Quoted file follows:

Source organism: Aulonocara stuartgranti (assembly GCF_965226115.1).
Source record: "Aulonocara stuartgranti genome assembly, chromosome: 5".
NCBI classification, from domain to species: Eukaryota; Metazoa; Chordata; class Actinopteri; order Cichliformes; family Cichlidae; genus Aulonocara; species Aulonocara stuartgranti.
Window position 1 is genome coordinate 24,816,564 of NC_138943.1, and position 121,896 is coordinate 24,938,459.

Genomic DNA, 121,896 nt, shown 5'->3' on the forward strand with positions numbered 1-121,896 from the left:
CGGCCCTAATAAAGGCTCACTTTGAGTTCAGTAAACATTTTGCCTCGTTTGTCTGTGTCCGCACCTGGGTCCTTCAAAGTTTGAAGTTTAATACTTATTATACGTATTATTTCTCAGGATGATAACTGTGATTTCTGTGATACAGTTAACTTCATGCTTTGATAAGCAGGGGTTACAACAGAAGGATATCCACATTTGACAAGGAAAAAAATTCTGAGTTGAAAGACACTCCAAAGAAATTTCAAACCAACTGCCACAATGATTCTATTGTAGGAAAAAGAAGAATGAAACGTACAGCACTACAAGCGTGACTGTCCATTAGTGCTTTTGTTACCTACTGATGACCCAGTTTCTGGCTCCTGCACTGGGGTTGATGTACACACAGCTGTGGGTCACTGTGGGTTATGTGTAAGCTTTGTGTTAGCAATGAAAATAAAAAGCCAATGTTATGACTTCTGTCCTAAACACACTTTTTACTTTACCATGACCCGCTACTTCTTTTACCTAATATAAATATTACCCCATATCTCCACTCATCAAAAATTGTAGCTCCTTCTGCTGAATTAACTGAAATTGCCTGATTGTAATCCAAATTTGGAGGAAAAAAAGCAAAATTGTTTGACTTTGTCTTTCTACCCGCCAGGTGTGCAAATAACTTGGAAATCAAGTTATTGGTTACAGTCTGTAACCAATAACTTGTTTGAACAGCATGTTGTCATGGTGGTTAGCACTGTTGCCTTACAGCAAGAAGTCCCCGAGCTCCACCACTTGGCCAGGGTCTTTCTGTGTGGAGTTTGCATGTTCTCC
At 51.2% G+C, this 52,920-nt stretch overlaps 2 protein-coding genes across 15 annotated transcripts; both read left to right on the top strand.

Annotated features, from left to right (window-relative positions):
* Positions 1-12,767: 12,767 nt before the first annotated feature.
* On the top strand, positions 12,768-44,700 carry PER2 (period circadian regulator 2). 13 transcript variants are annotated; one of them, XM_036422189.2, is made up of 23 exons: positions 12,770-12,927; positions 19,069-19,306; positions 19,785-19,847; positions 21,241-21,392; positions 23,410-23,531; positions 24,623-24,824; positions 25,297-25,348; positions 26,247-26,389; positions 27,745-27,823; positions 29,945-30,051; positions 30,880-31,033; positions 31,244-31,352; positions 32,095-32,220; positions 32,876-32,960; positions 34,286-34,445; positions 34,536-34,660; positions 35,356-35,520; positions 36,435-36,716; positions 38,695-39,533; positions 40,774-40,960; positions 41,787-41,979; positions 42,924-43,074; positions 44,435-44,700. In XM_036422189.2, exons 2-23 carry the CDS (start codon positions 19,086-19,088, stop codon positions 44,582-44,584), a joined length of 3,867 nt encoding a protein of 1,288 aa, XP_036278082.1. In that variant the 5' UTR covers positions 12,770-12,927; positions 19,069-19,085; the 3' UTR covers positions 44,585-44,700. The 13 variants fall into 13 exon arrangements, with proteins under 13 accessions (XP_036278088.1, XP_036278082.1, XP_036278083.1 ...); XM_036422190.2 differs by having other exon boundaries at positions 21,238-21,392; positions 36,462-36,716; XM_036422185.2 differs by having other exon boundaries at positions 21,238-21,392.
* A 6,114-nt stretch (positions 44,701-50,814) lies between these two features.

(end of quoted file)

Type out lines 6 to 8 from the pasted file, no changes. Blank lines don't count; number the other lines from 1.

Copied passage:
CGGCCCTAATAAAGGCTCACTTTGAGTTCAGTAAACATTTTGCCTCGTTTGTCTGTGTCCGCACCTGGGTCCTTCAAAGTTTGAAGTTTAATACTTATTATACGTATTATTTCTCAGGATGATAACTGTGATTTCTGTGATACAGTTAACTTCATGCTTTGATAAGCAGGGGTTACAACAGAAGGATATCCACATTTGACAAGGAAAAAAATTCTGAGTTGAAAGACACTCCAAAGAAATTTCAAACCAACTGCCACAATGATTCTATTGTAGGAAAAAGAAGAATGAAACGTACAGCACTACAAGCGTGACTGTCCATTAGTGCTTTTGTTACCTACTGATGACCCAGTTTCTGGCTCCTGCACTGGGGTTGATGTACACACAGCTGTGGGTCACTGTGGGTTATGTGTAAGCTTTGTGTTAGCAATGAAAATAAAAAGCCAATGTTATGACTTCTGTCCTAAACACACTTTTTACTTTACCATGACCCGCTACTTCTTTTACCTAATATAAATATTACCCCATATCTCCACTCATCAAAAATTGTAGCTCCTTCTGCTGAATTAACTGAAATTGCCTGATTGTAATCCAAATTTGGAGGAAAAAAAGCAAAATTGTTTGACTTTGTCTTTCTACCCGCCAGGTGTGCAAATAACTTGGAAATCAAGTTATTGGTTACAGTCTGTAACCAATAACTTGTTTGAACAGCATGTTGTCATGGTGGTTAGCACTGTTGCCTTACAGCAAGAAGTCCCCGAGCTCCACCACTTGGCCAGGGTCTTTCTGTGTGGAGTTTGCATGTTCTCC
At 51.2% G+C, this 52,920-nt stretch overlaps 2 protein-coding genes across 15 annotated transcripts; both read left to right on the top strand.

Annotated features, from left to right (window-relative positions):